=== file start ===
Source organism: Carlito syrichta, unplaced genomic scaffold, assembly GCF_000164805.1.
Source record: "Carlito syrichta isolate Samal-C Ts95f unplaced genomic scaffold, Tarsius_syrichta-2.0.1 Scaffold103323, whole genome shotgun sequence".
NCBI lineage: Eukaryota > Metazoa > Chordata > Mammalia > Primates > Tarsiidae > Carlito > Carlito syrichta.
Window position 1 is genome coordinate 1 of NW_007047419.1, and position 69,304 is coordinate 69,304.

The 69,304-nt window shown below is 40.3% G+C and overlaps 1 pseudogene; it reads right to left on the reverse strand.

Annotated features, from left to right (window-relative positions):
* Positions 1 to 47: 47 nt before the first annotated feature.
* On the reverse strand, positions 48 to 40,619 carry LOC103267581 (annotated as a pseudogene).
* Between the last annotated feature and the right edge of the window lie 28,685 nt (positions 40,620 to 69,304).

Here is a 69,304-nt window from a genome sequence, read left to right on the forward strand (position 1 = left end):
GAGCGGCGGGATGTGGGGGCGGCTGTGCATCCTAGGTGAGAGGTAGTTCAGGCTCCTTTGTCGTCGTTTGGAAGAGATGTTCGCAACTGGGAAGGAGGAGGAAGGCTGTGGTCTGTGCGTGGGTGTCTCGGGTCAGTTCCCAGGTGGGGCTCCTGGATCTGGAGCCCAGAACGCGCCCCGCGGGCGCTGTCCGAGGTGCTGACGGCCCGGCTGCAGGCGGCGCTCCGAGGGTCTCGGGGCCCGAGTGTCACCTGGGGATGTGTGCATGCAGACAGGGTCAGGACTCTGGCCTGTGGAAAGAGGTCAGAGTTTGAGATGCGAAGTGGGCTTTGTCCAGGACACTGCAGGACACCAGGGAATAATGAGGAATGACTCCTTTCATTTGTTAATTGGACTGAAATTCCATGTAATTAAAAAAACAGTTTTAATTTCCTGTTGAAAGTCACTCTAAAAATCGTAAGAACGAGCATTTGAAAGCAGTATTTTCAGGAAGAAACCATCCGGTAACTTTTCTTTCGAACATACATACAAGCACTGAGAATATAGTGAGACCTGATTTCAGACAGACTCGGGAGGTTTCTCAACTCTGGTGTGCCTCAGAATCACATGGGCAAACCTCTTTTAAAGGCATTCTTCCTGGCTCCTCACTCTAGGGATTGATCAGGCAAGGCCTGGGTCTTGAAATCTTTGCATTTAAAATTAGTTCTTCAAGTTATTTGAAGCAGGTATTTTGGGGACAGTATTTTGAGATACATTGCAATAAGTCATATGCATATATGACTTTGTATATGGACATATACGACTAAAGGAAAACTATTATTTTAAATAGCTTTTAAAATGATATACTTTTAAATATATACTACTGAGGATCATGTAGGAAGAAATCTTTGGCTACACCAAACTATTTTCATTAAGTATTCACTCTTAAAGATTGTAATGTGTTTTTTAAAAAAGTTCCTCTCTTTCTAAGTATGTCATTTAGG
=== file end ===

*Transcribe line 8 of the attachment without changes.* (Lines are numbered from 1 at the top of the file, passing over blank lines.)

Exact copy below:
* On the reverse strand, positions 48 to 40,619 carry LOC103267581 (annotated as a pseudogene).